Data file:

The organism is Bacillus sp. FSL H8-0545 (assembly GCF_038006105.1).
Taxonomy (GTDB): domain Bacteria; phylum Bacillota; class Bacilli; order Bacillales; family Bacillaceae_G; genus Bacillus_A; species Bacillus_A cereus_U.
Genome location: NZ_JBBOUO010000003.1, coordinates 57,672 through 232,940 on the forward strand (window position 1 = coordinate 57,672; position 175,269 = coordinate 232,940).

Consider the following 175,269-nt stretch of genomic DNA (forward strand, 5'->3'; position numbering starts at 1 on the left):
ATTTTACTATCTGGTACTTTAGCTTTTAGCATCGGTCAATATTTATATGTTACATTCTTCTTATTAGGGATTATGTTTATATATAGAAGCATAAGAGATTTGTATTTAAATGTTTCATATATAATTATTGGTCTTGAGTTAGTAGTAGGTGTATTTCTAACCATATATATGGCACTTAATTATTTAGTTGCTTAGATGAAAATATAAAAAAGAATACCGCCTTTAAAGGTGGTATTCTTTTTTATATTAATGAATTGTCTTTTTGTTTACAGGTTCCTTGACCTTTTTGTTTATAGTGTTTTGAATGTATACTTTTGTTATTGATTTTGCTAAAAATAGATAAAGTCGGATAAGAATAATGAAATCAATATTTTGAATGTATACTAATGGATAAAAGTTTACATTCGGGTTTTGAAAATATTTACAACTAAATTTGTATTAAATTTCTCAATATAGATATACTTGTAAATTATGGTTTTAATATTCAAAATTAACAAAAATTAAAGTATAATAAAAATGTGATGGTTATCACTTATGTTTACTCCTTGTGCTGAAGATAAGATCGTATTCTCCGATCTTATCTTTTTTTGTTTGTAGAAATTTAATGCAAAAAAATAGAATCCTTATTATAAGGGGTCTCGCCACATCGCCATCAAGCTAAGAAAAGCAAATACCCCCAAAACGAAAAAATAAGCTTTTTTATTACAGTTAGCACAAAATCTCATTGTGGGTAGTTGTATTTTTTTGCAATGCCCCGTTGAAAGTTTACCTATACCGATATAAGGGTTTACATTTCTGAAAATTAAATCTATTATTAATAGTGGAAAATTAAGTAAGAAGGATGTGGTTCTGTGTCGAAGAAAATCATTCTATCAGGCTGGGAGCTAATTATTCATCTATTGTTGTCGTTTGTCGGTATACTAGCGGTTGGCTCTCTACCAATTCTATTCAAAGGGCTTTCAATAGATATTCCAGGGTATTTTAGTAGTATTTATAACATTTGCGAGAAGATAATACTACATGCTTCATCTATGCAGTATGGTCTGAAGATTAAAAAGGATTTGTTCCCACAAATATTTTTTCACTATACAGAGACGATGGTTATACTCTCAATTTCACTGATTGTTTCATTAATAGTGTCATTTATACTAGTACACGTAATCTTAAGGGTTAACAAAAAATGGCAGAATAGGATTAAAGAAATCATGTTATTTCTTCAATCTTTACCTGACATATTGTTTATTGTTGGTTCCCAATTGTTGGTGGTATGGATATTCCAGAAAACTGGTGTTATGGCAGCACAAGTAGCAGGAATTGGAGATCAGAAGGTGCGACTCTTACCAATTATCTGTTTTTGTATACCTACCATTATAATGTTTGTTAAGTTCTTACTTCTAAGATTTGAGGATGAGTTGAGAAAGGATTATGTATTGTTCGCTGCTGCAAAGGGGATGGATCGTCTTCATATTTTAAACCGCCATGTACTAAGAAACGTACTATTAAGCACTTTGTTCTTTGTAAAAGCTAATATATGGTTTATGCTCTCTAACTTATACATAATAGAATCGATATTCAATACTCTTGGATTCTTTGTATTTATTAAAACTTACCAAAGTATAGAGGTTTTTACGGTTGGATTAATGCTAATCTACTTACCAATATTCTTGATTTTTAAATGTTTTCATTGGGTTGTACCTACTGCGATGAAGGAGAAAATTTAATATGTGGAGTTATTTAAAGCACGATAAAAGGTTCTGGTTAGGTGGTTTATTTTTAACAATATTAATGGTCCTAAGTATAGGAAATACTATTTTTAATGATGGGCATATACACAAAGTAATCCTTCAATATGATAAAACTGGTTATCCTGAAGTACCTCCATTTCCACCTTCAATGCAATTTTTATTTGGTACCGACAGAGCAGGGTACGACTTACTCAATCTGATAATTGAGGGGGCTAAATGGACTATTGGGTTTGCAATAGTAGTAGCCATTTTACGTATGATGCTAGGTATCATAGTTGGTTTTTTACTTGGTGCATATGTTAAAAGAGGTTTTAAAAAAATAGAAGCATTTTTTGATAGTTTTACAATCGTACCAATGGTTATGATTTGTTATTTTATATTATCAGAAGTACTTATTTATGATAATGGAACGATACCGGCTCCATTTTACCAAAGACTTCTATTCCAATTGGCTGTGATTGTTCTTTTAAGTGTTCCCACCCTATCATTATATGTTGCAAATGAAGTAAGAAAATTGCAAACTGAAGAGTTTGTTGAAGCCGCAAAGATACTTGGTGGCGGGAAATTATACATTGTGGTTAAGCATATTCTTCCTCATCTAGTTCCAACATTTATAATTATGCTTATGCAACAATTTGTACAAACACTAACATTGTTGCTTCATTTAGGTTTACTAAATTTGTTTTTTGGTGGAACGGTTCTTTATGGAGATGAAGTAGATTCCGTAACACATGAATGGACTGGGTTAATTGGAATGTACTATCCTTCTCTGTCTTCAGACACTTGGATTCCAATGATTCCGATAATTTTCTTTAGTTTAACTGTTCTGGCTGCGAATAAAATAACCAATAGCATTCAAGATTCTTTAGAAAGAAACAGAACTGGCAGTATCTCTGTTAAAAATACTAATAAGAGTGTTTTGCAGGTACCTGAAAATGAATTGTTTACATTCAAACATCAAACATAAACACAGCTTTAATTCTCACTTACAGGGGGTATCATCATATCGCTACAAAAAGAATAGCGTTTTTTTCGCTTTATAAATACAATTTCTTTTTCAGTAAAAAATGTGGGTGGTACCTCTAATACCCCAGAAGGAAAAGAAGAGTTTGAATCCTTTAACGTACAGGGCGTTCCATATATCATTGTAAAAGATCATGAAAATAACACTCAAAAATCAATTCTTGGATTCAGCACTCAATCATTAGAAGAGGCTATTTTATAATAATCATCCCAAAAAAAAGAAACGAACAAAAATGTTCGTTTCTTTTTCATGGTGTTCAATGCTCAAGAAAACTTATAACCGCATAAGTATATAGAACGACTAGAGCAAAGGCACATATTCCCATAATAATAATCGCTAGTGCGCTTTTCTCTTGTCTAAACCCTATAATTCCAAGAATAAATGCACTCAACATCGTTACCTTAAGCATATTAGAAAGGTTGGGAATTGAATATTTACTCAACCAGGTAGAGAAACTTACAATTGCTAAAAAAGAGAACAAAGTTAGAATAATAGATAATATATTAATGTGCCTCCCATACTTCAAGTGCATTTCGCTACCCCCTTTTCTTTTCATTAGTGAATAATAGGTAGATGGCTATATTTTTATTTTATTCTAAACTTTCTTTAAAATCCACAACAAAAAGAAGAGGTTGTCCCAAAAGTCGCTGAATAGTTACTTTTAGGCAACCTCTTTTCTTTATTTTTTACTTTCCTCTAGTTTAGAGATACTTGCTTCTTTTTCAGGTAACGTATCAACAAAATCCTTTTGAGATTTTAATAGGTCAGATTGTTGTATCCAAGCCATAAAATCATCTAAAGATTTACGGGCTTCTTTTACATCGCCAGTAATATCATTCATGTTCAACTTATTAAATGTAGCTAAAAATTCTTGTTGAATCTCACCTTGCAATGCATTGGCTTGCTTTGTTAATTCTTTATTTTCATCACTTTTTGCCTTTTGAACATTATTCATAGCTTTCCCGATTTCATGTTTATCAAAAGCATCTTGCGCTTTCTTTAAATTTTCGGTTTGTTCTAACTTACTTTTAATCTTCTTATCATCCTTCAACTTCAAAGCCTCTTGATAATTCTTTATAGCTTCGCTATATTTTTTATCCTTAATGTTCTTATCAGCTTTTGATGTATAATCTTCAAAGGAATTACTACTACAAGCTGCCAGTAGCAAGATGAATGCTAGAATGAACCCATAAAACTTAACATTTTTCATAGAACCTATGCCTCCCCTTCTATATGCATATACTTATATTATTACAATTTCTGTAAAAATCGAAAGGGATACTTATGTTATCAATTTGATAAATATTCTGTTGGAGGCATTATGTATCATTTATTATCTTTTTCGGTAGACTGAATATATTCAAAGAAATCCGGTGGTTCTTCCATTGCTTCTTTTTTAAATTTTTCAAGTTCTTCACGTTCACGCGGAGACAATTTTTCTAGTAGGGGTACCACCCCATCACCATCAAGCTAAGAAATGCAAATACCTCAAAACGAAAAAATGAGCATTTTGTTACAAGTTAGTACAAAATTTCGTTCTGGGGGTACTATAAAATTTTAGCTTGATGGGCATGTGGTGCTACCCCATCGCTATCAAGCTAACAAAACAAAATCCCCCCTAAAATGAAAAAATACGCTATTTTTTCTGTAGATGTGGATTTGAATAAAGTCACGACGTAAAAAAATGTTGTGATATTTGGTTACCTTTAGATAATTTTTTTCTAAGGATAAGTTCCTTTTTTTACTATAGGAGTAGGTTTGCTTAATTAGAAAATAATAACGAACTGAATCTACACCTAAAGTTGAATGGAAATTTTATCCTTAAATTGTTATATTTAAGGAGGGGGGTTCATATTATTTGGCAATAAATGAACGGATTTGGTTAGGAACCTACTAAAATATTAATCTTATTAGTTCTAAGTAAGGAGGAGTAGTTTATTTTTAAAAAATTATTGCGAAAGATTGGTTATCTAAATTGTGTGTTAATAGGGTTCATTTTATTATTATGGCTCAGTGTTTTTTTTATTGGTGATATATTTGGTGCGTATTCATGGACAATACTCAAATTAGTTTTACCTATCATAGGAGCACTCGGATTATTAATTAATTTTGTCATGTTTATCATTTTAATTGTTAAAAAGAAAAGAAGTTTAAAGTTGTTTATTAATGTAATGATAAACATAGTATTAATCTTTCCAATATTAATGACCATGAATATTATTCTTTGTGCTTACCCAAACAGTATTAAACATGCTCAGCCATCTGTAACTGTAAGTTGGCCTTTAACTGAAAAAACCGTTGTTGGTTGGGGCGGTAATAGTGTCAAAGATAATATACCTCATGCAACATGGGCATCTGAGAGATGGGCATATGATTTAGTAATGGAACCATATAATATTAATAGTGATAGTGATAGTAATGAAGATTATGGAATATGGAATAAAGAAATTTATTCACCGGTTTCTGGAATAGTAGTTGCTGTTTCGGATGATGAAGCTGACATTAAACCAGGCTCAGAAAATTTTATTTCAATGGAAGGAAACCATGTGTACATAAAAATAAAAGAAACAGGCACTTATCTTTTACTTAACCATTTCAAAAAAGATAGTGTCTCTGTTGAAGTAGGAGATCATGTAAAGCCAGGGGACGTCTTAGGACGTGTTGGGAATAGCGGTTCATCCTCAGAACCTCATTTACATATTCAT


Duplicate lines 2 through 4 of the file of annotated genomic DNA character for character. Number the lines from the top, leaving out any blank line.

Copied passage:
Taxonomy (GTDB): domain Bacteria; phylum Bacillota; class Bacilli; order Bacillales; family Bacillaceae_G; genus Bacillus_A; species Bacillus_A cereus_U.
Genome location: NZ_JBBOUO010000003.1, coordinates 57,672 through 232,940 on the forward strand (window position 1 = coordinate 57,672; position 175,269 = coordinate 232,940).

Consider the following 175,269-nt stretch of genomic DNA (forward strand, 5'->3'; position numbering starts at 1 on the left):